Astronomers have discovered strange and unexpected behaviour around the supermassive black hole at the heart of the galaxy NGC 5548.
The international team of researchers detected a clumpy gas stream flowing quickly outwards and blocking 90 percent of the X-rays emitted by the black hole. This activity could provide insights into how supermassive black holes interact with their host galaxies.
Supermassive black hole at the heart of NGC 5548
The discovery of the unusual behaviour in NGC 5548 is the result of an intensive observing campaign using major ESA and NASA space observatories, including the NASA/ESA Hubble Space Telescope . In 2013 and 2014 the international team carried out the most extensive monitoring campaign of an active galaxy  ever conducted.
There are other galaxies that show gas streams near a black hole, but this is the first time that a stream like this has been seen to move into the line of sight.
The researchers say that this is the first direct evidence for the long-predicted shielding process that is needed to accelerate powerful gas streams, or winds, to high speeds. “This is a milestone in understanding how supermassive black holes interact with their host galaxies,” says Jelle Kaastra of the SRON Netherlands Institute for Space Research, who led the research team . “We were very lucky. You don’t normally see this kind of event with objects like this. It tells us more about the powerful ionised winds that allow supermassive black holes in the nuclei of active galaxies to expel large amounts of matter. In larger quasars than NGC 5548, these winds can regulate the growth of both the black hole and its host galaxy.”
As matter spirals down into a black hole it forms a flat disc, known as an accretion disc. The disc is heated so much that it emits X-rays, near to the black hole, and less energetic ultraviolet radiation further out. The ultraviolet radiation can create winds strong enough to blow gas away from the black hole, which otherwise would have fallen into it. But, the winds only come into existence if their starting point is shielded from X-rays.
Earlier observations had seen the effects of both X-rays and ultraviolet radiation on a region of warm gas for away from the black hole, but these most recent observations have shown the presence of a new gas stream between the disc and the original cloud. The newly discovered gas stream in the archetypal Seyfert galaxy NGC 5548 — one of the best-studied sources of this type over the past half-century — absorbs most of the X-ray radiation before it reaches the original cloud, shielding it from X-rays and leaving only the ultraviolet radiation. The same stream shields gas closer to the accretion disc. This makes the strong winds possible, and it appears that the shielding has been going on for at least three years.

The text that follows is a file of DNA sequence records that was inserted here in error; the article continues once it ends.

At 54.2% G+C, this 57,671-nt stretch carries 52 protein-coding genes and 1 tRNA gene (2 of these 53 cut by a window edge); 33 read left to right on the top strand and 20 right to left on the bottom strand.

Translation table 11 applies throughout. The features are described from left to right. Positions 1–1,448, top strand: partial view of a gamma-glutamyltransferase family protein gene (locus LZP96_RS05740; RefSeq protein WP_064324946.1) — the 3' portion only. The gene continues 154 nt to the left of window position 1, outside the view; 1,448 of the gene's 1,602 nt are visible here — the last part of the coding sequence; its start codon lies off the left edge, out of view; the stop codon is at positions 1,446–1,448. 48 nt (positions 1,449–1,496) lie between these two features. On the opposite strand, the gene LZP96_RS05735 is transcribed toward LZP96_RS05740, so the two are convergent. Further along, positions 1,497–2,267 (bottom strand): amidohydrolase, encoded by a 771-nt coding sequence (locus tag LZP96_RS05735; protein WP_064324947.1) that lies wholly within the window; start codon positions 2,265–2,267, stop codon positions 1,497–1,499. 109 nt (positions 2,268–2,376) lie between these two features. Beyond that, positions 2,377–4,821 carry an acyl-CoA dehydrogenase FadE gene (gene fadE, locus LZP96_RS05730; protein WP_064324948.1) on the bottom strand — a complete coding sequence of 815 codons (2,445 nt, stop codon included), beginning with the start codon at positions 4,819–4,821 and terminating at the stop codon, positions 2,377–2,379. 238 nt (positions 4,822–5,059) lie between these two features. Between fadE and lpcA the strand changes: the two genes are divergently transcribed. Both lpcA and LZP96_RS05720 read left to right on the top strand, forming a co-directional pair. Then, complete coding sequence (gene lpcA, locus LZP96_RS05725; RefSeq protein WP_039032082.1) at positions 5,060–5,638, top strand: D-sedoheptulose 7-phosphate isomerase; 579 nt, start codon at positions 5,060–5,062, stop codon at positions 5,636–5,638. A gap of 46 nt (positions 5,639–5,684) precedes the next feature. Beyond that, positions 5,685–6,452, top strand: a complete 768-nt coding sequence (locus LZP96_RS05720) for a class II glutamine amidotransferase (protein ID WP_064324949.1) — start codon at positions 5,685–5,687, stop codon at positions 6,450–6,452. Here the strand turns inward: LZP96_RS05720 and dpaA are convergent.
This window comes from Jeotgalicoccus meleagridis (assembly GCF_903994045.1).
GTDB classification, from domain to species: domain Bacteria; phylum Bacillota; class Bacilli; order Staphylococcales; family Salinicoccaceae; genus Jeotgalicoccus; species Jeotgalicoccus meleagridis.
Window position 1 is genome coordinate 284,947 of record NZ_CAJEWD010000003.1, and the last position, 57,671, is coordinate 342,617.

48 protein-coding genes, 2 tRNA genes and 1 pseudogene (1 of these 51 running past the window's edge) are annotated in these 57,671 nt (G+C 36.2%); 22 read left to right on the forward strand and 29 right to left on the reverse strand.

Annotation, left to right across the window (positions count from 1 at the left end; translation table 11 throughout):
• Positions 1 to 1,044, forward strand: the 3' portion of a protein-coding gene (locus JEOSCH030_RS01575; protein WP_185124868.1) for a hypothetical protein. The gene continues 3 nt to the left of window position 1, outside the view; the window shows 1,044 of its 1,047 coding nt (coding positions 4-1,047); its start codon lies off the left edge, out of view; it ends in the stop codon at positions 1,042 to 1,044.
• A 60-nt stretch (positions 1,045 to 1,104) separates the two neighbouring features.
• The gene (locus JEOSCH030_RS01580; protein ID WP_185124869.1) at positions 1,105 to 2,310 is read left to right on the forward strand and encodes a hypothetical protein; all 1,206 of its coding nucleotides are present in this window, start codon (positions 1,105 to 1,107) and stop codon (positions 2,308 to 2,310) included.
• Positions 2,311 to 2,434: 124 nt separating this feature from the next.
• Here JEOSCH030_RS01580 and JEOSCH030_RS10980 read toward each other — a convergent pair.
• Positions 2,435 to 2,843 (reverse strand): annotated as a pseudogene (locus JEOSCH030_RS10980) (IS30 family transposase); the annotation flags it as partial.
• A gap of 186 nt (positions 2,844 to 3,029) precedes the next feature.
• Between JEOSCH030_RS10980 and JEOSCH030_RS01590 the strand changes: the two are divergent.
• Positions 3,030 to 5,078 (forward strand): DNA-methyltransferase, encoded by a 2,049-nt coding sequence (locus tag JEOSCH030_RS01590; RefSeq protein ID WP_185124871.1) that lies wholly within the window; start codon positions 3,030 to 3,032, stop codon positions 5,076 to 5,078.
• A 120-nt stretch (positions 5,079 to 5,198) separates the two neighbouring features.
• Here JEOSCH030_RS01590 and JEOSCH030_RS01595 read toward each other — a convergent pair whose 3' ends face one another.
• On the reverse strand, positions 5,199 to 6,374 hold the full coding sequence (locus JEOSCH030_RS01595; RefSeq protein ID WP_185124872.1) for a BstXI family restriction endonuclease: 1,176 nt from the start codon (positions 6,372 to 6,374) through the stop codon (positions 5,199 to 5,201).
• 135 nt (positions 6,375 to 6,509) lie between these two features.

Directly after Hubble had observed NGC 5548 on 22 June 2013, the team discovered unexpected features in the data. “There were dramatic changes since the last observation with Hubble in 2011. We saw signatures of much colder gas than was present before, indicating that the wind had cooled down, due to a strong decrease in the ionising X-ray radiation from the nucleus,” said team member Gerard Kriss of the Space Telescope Science Institute in Baltimore, USA.
After combining and analysing data from the six observatories involved, the team was able to put the pieces of the puzzle together. NGC 5548’s persistent wind, which has been known about for two decades, reaches velocities exceeding 3.5 million kilometres per hour. But, a new wind has arisen which is much stronger and faster than the persistent wind.
“The new wind reaches speeds of up to 18 million kilometres per hour, but is much closer to the nucleus than the persistent wind,” says Kaastra. “The new gas outflow blocks 90 percent of the low-energy X-rays that come from very close to the black hole, and it obscures up to a third of the region that emits the ultraviolet radiation at a distance of a few light-days from the black hole.”
Strong X-ray absorption by ionised gas has been seen in several other sources, and it has been attributed for instance to passing clouds. “However, in our case, thanks to the combined XMM-Newton and Hubble data, we know this is a fast stream of outflowing gas very close to the nucleus,” said team member Massimo Cappi, of INAF-IASF Bologna. “It may even originate from the accretion disc,” added team member Pierre-Olivier Petrucci, of CNRS, IPAG Grenoble.
These results are being published online in the 19 June issue of Science Express.
 The observatories include ESA’s X-ray Multi-Mirror Mission (XMM-Newton), the NASA/ESA Hubble Space Telescope, NASA’s Swift, NASA’s Nuclear Spectroscopic Telescope Array (NuSTAR), NASA’s Chandra X-ray Observatory, and ESA's International Gamma-Ray Astrophysics Laboratory (INTEGRAL).
 An active galaxy is a galaxy which hosts an active galactic nucleus (AGN). An AGN is a compact region at the centre of a galaxy that has a much higher than normal luminosity. The high level of radiation, sometimes across the whole of the electromagnetic spectrum, is thought to be a result the supermassive black hole at the centre pulling in mass from the surroundings.
 The interactions between black holes and their host galaxies are believed to have a fundamental importance on the way galaxies evolve.
The Hubble Space Telescope is a project of international cooperation between ESA and NASA.
SRON Netherlands Institute for Space Research
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Gerard A. Kriss
Space Telescope Science Institute
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ESA/Hubble, Public Information Officer
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